More is going on than just ungluing members from the pews. “We’ve realized our need to be more visible and active in the community instead of just within our walls. Barb gives me credit for starting that with once-a-week free lemonade during my first summer there. Our front faces busy Buffalo Rd. (Rte. 20) yet we don’t use those doors, so I was afraid passers-by didn’t know there was anything going on in that building. So, I asked for volunteers each week to sit on the front steps with me and wave to traffic and hand out lemonade. You wouldn’t believe the number of waves and honks, and the positive responses,” Cuneo said.
Change never comes easy, yet the members of First Harborcreek were ready to embrace something new. “We have a dream session that quickly recognizes good ideas, and the congregation is VERY good and encouraging about trying new things. It was a bit of short notice, but everyone in church that day (World Communion Sunday) who could walk and stand easily participated – even our two worst walkers/standers,” Cuneo said.
They called the unglued action “Hands Across Harborcreek,” and the response from the community has been very positive. “We joined hands and sang “Let There Be Peace on Earth and let it begin with ME”. We also prayed for 5 minutes for “Peace” as we held each other’s hands. Starting with our congregation and then to the greater Erie area we continue to hear good comments about this activity including coverage on television and Facebook. Other local churches have expressed interest in joining us next year.”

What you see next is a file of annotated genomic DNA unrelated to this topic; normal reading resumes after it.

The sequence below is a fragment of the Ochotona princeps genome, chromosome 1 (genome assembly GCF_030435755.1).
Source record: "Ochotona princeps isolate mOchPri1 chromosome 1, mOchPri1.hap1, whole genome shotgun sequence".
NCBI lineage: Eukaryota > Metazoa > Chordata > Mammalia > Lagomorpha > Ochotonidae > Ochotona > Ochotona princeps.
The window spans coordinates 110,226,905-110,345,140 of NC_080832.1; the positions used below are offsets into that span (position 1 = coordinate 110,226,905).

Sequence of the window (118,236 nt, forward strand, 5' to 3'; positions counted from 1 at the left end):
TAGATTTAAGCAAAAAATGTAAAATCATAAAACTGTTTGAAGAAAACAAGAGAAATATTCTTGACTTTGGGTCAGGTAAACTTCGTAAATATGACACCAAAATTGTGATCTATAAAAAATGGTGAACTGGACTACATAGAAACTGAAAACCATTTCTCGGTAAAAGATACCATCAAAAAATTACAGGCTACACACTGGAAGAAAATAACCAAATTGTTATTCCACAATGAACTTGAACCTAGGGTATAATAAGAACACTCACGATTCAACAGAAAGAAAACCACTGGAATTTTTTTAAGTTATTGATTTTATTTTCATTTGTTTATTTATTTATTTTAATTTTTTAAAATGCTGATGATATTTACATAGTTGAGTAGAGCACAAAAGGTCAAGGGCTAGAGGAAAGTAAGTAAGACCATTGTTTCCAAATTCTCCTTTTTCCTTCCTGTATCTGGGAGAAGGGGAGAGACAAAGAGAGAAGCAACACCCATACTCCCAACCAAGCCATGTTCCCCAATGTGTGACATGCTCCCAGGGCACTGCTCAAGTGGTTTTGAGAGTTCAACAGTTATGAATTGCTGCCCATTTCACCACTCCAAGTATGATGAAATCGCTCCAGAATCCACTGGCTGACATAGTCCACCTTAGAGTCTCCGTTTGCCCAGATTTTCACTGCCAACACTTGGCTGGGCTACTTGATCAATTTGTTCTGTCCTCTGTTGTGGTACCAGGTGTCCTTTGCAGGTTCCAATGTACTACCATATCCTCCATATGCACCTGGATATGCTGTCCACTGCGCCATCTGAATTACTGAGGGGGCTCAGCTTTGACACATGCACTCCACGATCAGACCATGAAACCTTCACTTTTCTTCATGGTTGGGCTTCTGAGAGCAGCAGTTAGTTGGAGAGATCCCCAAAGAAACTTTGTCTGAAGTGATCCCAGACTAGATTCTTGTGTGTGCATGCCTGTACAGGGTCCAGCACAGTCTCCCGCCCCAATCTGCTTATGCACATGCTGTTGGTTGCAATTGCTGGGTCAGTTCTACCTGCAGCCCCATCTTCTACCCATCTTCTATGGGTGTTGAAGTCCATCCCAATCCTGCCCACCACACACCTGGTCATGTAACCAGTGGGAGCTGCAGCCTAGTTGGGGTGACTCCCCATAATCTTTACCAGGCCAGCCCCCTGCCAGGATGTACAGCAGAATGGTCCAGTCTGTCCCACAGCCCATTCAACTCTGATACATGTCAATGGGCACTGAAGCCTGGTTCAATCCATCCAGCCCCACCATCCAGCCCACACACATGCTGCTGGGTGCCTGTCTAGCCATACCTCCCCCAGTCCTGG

“Showing our faith openly on the street was scary at first,” Griffith said. “This was certainly a new trail for us to navigate. AND we found by ‘PRAYING FOR PEACE’ on the street was a very uplifting experience for all of us and for some of those people in the cars passing-by,” she said.
Pastor Robin and her Trailblazers have embraced the “Unglued Church Project” and the ideas for even more activities to take the church and its members out of its traditional comfort zone are flowing. “We already had a free family fun night. It was a big success. Members also cleared out a disused room in our pre-school building for grandparents to use as a warming center in winter when they don’t want to brave the weather to pick up kids. We’re considering a regular community game time. Plus, ‘unglued’ is cross-pollinating other groups, such as Wine and the Word book group which seems excited to explore some community gathering space. The ideas just seem to be popping all over!” Cuneo said.
A renewed focus on community and serving that community in the name of Jesus Christ is growing at First Harborcreek thanks in part to the ‘Unglued Church Project.’ Elder Barbara Griffith said “our congregation realizes there is no quick fix. They appear to want to join us on our expedition serving the needs in our community. God’s spirit moved us to go out of our comfort zone.”
Susan Rothenberg of the “Unglued Church Project” came to this conclusion, “often it is only when we have run out of our own ideas that we finally make space for the Holy Spirit to do its work.”